SECURING THE PENTAGON. The task to protect the Pentagon against future terrorist attacks, safeguarding the building's secrets, collecting evidence, keeping intruders away, etc was the task of the Defense Protective Service (the Pentagon Police). The number of agencies involved created jurisdictional and chain of command problems. When everybody was ordered to leave the site after the warning of second incoming plane, FBI photographers stayed on site waiting for the airplane. The site was checked for possible content of chemical, biological, and radiological contamination, which could be carried on board of the airplane; all were negative. FBI and later DPS took care of recovery of safes and disks with classified material. Before 10:20, the President authorized Vice-President Cheney to shoot down hijacked aircraft. The 9/11 Commission highlighted effectiveness of the collaboration between agencies, mainly resulting from strong professional relationships and trust, adoption of the Incident Command System, and regional approach to response. The people involved knew each other due to excessive experience working together in various exercises.
CARING FOR THE DEAD AND THE LIVING. Just one person, Antoinette Sherman, died in hospital, all others were recovered from the building and had to be identified using forensic methods. All 188 were taken to the Dover Port Mortuary, where all the forensic examinations took place. Five victims could not be identified because there was no reference DNA or a dental record. Military Dead were dressed up with all insignia regardless the condition, and prepared in the Mortuary. Civilians were placed in caskets and returned to their families. Next of kin often required full autopsy report, which was provided. Pentagon Family Assistance Center was set up to help the families with legal advice, asset retrieval from those missing, and with family counseling. Those who could not be individually identified were buried in a shared grave.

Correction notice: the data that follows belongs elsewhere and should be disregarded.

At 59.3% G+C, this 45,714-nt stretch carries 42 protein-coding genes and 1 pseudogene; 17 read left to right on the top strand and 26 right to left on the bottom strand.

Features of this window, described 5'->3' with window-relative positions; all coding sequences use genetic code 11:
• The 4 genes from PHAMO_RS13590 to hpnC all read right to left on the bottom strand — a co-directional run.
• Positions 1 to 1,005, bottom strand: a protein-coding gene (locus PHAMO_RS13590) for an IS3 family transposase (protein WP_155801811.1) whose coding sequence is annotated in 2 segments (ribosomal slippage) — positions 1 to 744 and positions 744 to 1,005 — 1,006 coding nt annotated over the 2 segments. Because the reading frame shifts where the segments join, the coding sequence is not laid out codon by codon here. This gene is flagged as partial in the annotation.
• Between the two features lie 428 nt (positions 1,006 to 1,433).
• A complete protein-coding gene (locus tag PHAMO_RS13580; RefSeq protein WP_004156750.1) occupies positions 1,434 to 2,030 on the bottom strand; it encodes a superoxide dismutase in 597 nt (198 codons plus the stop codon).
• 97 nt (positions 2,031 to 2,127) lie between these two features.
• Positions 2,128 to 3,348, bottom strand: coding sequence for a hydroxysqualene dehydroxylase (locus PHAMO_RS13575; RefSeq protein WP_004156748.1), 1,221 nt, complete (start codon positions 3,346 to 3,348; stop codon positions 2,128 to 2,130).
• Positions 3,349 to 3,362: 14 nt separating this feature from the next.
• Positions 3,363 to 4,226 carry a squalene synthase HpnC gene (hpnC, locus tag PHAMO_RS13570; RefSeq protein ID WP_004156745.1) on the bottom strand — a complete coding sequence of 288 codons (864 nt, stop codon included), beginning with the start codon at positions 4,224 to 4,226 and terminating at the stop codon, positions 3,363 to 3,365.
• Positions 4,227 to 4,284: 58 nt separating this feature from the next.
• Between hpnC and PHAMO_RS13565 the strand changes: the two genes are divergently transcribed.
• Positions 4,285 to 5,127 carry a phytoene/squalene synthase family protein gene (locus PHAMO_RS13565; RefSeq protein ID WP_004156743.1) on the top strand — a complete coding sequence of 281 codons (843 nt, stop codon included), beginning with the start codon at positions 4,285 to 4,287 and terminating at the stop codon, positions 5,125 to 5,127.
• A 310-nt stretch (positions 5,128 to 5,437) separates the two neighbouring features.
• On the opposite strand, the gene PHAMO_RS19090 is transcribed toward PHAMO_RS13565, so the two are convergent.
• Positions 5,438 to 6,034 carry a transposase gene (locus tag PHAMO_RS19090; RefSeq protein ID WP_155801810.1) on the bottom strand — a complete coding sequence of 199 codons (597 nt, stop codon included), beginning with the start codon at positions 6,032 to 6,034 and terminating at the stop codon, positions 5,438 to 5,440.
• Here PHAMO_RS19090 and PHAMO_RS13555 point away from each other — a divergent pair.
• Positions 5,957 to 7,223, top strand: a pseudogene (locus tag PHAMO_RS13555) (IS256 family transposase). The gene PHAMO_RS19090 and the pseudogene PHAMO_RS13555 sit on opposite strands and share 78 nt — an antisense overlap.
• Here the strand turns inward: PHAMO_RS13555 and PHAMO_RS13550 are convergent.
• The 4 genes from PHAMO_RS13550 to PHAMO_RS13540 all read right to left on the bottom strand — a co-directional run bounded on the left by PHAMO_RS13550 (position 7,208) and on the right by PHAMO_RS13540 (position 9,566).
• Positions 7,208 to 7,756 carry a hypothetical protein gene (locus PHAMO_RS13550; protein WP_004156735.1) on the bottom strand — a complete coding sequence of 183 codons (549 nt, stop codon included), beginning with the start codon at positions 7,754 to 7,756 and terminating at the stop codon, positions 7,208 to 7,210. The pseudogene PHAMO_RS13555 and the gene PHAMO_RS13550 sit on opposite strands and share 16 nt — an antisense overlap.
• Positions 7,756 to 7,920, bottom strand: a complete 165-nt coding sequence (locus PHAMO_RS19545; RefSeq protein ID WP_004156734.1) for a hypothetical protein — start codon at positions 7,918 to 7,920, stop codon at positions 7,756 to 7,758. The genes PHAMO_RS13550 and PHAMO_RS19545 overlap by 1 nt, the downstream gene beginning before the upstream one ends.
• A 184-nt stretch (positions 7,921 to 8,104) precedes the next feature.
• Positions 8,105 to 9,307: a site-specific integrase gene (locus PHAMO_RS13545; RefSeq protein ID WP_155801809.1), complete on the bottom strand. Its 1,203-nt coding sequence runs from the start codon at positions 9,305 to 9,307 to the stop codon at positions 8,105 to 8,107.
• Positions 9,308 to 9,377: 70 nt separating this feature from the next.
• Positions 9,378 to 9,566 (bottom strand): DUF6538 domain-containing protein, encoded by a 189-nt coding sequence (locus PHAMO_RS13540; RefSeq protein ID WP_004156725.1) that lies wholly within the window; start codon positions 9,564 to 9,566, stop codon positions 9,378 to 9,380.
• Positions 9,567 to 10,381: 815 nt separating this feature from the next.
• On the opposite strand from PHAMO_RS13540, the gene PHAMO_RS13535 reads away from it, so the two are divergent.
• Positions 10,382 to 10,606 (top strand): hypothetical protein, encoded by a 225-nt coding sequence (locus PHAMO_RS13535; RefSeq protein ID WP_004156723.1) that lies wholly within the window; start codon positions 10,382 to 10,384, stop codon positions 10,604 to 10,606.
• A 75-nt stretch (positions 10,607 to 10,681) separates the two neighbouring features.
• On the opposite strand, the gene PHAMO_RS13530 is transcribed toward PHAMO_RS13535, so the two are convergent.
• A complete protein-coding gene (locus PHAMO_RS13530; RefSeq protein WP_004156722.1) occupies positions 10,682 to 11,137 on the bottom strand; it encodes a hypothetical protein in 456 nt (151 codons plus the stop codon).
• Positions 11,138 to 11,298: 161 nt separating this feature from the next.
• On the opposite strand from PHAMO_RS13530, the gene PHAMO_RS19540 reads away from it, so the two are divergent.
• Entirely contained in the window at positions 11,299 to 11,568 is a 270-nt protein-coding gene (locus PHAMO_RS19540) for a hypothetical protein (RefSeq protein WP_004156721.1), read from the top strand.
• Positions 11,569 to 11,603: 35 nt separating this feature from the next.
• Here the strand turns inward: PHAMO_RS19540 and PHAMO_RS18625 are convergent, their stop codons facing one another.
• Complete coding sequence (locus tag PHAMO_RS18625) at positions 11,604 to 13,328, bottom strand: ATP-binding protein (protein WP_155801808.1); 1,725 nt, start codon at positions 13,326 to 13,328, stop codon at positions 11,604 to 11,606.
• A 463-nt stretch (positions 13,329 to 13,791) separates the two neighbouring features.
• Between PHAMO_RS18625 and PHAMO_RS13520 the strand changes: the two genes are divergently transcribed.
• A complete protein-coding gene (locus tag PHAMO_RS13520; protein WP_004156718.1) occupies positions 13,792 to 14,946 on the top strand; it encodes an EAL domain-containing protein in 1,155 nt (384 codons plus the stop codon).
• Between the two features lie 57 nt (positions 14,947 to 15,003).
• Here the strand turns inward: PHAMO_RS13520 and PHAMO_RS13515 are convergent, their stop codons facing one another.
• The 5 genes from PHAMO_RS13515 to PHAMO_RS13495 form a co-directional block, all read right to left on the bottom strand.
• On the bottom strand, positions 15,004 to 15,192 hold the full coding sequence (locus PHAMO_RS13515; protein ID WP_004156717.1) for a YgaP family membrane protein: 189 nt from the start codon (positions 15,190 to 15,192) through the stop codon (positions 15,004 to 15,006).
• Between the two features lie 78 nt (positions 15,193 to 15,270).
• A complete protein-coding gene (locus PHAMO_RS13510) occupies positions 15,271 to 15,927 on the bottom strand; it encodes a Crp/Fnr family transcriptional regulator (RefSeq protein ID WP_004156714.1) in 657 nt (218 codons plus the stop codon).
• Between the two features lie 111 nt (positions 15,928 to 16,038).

Memorial service took place on October 11. A week later, the demolition started, to be completed on November 19. By September 11, 2002, occupants were allowed to return to wedge 1. 200 members of the Army, Navy, Marines, Air Force, and DIA received medals and awards relating to the attack, including Purple Hearts. Two awards were created in October 2001 for civilians: Defense of Freedom as the equivalent of Purple Heart, and Medal of Valor.